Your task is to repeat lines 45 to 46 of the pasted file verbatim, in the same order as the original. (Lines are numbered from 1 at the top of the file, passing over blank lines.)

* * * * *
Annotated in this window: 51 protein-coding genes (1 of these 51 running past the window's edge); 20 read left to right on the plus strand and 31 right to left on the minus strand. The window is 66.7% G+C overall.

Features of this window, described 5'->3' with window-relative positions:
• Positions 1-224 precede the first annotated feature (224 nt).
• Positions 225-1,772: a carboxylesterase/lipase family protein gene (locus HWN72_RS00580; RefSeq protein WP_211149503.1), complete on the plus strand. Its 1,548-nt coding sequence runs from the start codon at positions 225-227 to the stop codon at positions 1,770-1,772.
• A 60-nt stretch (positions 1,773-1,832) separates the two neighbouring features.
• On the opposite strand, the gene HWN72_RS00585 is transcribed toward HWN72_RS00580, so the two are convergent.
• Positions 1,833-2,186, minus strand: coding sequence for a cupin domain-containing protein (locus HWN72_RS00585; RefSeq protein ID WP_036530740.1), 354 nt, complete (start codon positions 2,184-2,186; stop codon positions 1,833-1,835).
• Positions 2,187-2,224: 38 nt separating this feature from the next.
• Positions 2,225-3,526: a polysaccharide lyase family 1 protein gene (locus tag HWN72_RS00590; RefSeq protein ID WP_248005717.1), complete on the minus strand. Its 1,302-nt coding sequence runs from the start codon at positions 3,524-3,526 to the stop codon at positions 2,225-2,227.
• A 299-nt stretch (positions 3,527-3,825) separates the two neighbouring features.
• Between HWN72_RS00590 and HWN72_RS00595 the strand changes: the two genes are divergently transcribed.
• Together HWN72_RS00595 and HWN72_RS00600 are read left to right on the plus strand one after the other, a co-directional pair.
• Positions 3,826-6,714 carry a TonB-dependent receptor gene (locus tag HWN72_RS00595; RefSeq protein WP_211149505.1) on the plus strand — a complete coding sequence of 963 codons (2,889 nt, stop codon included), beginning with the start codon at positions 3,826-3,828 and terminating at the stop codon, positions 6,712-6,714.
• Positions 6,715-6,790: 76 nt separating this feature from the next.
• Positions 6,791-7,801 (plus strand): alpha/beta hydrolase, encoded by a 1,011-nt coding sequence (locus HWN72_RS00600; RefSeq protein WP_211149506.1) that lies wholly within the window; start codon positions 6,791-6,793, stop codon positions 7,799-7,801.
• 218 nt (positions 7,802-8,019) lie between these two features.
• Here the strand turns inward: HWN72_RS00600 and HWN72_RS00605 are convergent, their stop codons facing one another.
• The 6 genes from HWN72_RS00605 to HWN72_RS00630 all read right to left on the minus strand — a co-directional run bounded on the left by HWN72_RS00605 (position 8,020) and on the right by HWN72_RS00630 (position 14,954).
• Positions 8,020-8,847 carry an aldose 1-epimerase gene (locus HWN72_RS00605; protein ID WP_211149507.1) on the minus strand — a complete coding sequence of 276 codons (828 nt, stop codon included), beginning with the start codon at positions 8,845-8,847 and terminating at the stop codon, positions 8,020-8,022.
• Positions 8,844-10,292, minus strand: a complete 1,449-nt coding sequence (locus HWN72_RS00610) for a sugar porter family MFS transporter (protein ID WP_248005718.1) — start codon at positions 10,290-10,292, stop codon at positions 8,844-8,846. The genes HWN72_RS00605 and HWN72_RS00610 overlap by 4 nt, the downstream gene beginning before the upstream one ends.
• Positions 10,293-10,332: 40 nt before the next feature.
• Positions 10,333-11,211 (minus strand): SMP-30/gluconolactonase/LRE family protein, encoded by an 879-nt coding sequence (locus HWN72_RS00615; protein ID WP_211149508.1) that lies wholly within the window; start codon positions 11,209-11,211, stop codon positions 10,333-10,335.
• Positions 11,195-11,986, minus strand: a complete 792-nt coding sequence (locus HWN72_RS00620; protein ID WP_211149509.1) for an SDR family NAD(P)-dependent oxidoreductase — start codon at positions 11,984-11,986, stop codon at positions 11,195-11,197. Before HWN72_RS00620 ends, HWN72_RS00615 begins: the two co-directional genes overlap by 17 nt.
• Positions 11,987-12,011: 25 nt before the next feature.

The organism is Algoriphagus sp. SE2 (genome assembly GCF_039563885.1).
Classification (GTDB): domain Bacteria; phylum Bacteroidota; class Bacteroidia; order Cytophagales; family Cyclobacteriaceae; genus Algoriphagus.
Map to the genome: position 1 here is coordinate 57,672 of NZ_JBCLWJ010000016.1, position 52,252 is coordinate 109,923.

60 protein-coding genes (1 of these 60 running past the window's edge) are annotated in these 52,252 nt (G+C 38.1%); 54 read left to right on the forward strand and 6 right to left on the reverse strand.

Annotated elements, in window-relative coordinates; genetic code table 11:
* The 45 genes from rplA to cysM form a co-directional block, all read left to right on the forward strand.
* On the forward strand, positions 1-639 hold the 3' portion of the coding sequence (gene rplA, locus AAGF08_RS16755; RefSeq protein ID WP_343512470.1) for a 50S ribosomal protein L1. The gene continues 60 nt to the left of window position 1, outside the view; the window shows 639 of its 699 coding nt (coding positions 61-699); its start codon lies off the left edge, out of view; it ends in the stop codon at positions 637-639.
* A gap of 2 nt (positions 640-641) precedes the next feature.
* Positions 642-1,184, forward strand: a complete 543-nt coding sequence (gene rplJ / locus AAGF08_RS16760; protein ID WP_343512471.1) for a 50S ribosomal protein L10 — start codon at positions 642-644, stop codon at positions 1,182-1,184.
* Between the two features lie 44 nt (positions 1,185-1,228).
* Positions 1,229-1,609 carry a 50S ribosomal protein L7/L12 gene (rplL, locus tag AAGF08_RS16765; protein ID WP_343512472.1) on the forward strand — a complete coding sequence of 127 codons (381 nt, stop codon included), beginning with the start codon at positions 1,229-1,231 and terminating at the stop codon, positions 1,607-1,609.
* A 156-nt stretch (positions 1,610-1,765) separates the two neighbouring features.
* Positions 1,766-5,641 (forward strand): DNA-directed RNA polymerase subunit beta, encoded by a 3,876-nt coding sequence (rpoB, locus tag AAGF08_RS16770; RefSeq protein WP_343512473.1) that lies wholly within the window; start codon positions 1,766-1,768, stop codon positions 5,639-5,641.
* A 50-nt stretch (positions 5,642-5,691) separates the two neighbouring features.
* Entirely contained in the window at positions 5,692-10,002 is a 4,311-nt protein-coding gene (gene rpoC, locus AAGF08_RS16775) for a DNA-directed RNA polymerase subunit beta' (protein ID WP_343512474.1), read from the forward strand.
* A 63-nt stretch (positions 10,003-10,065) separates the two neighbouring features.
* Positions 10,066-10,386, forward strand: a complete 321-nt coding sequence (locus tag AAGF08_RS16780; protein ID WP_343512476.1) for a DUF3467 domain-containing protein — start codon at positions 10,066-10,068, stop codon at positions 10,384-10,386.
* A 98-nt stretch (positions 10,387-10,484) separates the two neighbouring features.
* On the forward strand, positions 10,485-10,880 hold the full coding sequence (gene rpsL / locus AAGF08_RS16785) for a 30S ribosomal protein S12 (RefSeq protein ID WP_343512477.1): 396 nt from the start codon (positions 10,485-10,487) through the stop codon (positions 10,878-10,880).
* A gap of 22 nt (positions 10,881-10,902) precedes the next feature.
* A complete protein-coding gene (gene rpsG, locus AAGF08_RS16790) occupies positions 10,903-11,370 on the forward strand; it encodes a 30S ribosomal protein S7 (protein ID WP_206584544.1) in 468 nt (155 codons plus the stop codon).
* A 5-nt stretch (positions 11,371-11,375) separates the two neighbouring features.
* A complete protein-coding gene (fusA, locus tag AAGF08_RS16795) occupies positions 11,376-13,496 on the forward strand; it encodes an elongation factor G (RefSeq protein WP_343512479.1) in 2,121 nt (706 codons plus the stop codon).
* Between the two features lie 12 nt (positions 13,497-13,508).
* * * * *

* A complete protein-coding gene (gene rpsG, locus AAGF08_RS16790) occupies positions 10,903-11,370 on the forward strand; it encodes a 30S ribosomal protein S7 (protein ID WP_206584544.1) in 468 nt (155 codons plus the stop codon).
* A 5-nt stretch (positions 11,371-11,375) separates the two neighbouring features.